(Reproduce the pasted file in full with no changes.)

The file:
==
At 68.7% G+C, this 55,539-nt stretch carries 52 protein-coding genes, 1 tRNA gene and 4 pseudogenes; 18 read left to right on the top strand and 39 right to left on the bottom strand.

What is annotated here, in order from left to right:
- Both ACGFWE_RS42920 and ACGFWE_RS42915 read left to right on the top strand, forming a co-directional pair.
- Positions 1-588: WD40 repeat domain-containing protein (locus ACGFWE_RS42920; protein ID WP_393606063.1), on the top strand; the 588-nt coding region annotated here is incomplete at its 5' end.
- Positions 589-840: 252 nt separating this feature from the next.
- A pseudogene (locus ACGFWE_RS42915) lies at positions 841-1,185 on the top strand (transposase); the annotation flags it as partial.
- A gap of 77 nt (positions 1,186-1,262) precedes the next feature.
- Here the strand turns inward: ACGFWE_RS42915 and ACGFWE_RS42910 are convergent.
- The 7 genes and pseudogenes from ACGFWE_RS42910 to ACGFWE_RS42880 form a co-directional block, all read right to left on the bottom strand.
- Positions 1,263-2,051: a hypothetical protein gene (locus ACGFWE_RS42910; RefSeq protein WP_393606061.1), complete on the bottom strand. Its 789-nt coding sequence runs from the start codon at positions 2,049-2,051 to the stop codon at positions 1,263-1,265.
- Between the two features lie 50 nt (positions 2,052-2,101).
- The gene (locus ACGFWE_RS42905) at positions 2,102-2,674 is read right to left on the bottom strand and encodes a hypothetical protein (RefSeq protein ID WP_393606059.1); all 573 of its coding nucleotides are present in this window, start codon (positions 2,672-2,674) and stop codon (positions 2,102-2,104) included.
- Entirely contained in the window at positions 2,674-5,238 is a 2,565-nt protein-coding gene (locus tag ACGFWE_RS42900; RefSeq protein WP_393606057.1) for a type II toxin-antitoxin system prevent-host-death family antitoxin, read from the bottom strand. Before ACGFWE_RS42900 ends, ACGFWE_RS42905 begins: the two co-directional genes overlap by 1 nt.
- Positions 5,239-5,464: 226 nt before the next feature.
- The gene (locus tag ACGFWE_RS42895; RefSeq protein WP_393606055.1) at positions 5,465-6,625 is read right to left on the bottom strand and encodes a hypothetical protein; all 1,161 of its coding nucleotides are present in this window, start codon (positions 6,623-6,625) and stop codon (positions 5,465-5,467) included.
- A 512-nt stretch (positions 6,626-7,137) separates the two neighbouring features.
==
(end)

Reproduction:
At 68.7% G+C, this 55,539-nt stretch carries 52 protein-coding genes, 1 tRNA gene and 4 pseudogenes; 18 read left to right on the top strand and 39 right to left on the bottom strand.

What is annotated here, in order from left to right:
- Both ACGFWE_RS42920 and ACGFWE_RS42915 read left to right on the top strand, forming a co-directional pair.
- Positions 1-588: WD40 repeat domain-containing protein (locus ACGFWE_RS42920; protein ID WP_393606063.1), on the top strand; the 588-nt coding region annotated here is incomplete at its 5' end.
- Positions 589-840: 252 nt separating this feature from the next.
- A pseudogene (locus ACGFWE_RS42915) lies at positions 841-1,185 on the top strand (transposase); the annotation flags it as partial.
- A gap of 77 nt (positions 1,186-1,262) precedes the next feature.
- Here the strand turns inward: ACGFWE_RS42915 and ACGFWE_RS42910 are convergent.
- The 7 genes and pseudogenes from ACGFWE_RS42910 to ACGFWE_RS42880 form a co-directional block, all read right to left on the bottom strand.
- Positions 1,263-2,051: a hypothetical protein gene (locus ACGFWE_RS42910; RefSeq protein WP_393606061.1), complete on the bottom strand. Its 789-nt coding sequence runs from the start codon at positions 2,049-2,051 to the stop codon at positions 1,263-1,265.
- Between the two features lie 50 nt (positions 2,052-2,101).
- The gene (locus ACGFWE_RS42905) at positions 2,102-2,674 is read right to left on the bottom strand and encodes a hypothetical protein (RefSeq protein ID WP_393606059.1); all 573 of its coding nucleotides are present in this window, start codon (positions 2,672-2,674) and stop codon (positions 2,102-2,104) included.
- Entirely contained in the window at positions 2,674-5,238 is a 2,565-nt protein-coding gene (locus tag ACGFWE_RS42900; RefSeq protein WP_393606057.1) for a type II toxin-antitoxin system prevent-host-death family antitoxin, read from the bottom strand. Before ACGFWE_RS42900 ends, ACGFWE_RS42905 begins: the two co-directional genes overlap by 1 nt.
- Positions 5,239-5,464: 226 nt before the next feature.
- The gene (locus tag ACGFWE_RS42895; RefSeq protein WP_393606055.1) at positions 5,465-6,625 is read right to left on the bottom strand and encodes a hypothetical protein; all 1,161 of its coding nucleotides are present in this window, start codon (positions 6,623-6,625) and stop codon (positions 5,465-5,467) included.
- A 512-nt stretch (positions 6,626-7,137) separates the two neighbouring features.